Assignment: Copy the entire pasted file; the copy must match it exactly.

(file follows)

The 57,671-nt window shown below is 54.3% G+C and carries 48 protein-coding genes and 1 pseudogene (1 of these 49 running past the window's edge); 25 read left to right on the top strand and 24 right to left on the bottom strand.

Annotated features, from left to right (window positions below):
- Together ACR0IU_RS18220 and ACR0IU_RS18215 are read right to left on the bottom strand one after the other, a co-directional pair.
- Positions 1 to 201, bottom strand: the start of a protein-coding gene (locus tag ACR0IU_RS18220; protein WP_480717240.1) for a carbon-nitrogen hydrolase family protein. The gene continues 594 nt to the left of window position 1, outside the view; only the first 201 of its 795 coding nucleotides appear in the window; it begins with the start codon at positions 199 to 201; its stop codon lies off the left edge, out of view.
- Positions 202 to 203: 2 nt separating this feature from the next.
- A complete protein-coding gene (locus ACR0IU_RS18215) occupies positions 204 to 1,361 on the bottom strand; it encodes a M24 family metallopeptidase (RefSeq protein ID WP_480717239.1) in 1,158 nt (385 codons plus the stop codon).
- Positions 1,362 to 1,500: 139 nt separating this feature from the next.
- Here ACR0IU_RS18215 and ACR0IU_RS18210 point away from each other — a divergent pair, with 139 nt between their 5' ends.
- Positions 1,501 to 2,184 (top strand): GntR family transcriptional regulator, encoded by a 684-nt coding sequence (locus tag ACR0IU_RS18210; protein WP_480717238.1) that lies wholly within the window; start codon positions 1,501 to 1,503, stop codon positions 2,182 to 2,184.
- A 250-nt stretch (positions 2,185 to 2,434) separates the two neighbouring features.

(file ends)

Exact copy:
The 57,671-nt window shown below is 54.3% G+C and carries 48 protein-coding genes and 1 pseudogene (1 of these 49 running past the window's edge); 25 read left to right on the top strand and 24 right to left on the bottom strand.

Annotated features, from left to right (window positions below):
- Together ACR0IU_RS18220 and ACR0IU_RS18215 are read right to left on the bottom strand one after the other, a co-directional pair.
- Positions 1 to 201, bottom strand: the start of a protein-coding gene (locus tag ACR0IU_RS18220; protein WP_480717240.1) for a carbon-nitrogen hydrolase family protein. The gene continues 594 nt to the left of window position 1, outside the view; only the first 201 of its 795 coding nucleotides appear in the window; it begins with the start codon at positions 199 to 201; its stop codon lies off the left edge, out of view.
- Positions 202 to 203: 2 nt separating this feature from the next.
- A complete protein-coding gene (locus ACR0IU_RS18215) occupies positions 204 to 1,361 on the bottom strand; it encodes a M24 family metallopeptidase (RefSeq protein ID WP_480717239.1) in 1,158 nt (385 codons plus the stop codon).
- Positions 1,362 to 1,500: 139 nt separating this feature from the next.
- Here ACR0IU_RS18215 and ACR0IU_RS18210 point away from each other — a divergent pair, with 139 nt between their 5' ends.
- Positions 1,501 to 2,184 (top strand): GntR family transcriptional regulator, encoded by a 684-nt coding sequence (locus tag ACR0IU_RS18210; protein WP_480717238.1) that lies wholly within the window; start codon positions 1,501 to 1,503, stop codon positions 2,182 to 2,184.
- A 250-nt stretch (positions 2,185 to 2,434) separates the two neighbouring features.